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Aravore – timeless organic fashion

Aravore – timeless organic fashion

Say ‘hello’ to Aravore!  I am a huge fan of this label.  I bought one of their lovely jumpers for my daughter, who has put it through the ringer and the art class and everything else in between, yet it still washes well and looks great.  Besides creating beautiful clothes, Aravore is redefining the textile industry in Paraguay, where they loom their own organic fabric and work closely with the community to teach new skills to locals.  Aravore was started by sisters Yanina and Norah. Yanina is the UK director and designer of the label and oversees the team in London. Norah manages the workshops in Paraguay where the organic cotton is produced and the clothes are made.

Inspired by the birth of her first child Thea, Yanina wanted to design a childrenswear range that would fill a gap in the market – an inspiring and exciting range that would offer customers something new and special: as far away as possible from the bland or slogan-ridden, mass-produced clothing that was on offer at the time. Being socially aware and inspired by the natural beauty of her childhood spent in South America, an organic and fairly traded childrenswear label seemed like the most natural choice.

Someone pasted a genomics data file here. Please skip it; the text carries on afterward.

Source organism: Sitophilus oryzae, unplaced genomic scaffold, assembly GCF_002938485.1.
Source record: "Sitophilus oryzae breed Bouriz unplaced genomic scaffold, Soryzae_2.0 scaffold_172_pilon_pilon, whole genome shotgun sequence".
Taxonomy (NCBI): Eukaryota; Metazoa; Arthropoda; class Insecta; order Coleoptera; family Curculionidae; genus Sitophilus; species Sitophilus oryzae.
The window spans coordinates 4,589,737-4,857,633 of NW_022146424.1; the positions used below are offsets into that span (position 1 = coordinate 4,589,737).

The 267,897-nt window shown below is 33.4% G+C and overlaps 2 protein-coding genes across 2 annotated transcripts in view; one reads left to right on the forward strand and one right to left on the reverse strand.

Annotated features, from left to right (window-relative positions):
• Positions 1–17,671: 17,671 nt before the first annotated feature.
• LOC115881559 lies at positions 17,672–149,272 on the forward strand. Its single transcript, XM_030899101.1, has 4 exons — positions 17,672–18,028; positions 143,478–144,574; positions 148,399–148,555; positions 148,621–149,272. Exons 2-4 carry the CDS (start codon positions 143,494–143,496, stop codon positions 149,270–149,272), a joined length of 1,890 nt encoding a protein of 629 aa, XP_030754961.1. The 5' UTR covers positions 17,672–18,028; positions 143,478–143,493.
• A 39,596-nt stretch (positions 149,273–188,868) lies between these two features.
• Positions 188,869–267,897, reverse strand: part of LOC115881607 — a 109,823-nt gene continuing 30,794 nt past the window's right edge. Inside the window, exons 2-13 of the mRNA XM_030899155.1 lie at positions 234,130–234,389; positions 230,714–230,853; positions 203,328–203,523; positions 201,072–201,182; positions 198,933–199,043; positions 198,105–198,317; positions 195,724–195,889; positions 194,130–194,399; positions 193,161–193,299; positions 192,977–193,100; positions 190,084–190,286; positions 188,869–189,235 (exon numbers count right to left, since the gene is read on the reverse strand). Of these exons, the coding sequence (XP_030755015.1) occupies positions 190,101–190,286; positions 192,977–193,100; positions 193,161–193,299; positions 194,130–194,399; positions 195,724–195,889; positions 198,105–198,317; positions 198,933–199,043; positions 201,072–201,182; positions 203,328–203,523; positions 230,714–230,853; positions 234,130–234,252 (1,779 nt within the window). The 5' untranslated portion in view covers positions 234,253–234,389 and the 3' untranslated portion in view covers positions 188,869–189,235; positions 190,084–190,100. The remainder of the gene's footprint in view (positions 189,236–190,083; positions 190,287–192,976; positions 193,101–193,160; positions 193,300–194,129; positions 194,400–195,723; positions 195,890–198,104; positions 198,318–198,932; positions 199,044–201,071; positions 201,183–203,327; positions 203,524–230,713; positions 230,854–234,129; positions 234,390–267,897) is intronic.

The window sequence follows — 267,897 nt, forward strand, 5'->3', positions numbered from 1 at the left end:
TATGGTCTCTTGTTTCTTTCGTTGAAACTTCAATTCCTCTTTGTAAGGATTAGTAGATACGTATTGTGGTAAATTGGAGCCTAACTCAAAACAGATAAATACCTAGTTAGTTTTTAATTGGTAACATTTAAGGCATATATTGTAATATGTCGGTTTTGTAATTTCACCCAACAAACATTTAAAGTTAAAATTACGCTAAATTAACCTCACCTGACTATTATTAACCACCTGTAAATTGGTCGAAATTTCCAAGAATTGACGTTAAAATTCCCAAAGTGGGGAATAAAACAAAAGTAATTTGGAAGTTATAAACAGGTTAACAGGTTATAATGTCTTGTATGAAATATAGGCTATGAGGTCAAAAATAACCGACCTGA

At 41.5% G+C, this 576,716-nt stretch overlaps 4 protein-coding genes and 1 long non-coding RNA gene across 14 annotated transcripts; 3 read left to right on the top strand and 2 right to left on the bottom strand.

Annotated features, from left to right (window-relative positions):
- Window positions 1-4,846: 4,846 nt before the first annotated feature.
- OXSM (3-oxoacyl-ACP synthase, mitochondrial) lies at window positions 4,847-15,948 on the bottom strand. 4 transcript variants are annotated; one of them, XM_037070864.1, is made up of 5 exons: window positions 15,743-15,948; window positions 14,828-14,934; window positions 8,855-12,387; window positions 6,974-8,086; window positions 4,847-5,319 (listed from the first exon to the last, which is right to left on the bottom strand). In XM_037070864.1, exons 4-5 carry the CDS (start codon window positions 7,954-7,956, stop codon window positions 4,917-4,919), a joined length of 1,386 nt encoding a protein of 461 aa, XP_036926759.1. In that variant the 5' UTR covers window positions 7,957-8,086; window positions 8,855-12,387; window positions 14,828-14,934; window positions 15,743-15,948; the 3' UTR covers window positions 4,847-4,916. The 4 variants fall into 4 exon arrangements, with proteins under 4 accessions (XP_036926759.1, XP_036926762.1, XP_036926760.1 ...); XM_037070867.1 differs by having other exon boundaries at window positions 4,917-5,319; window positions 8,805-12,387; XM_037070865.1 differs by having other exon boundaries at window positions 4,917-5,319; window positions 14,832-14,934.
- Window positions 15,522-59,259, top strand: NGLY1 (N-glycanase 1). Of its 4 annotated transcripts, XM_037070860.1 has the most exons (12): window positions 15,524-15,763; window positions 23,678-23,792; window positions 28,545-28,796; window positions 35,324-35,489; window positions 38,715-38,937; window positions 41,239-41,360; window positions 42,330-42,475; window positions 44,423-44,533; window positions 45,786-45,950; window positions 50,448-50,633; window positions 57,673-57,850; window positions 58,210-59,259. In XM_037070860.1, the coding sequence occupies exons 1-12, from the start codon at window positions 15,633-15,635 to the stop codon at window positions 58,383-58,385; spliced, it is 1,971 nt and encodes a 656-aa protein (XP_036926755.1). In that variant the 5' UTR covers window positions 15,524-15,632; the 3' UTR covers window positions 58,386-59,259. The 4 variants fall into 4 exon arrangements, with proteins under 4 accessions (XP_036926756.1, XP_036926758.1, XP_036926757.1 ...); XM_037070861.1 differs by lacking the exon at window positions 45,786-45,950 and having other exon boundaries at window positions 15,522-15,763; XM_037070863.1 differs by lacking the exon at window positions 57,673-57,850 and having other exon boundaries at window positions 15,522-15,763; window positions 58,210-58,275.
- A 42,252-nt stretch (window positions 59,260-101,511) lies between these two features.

Aravore was the first label in the UK (and one of the first worldwide) to produce design-led organic childrenswear. Most organic ranges until then had proposed very basic styles. Aravore believes that clothes can be beautiful and ethical whilst offering customers a garment that will last for years as opposed to just one season. “We pride ourselves on producing clothes that are fully traceable and benefit everyone involved – from the organic cotton farmers to the seamstresses that make our clothes to the children who wear them.”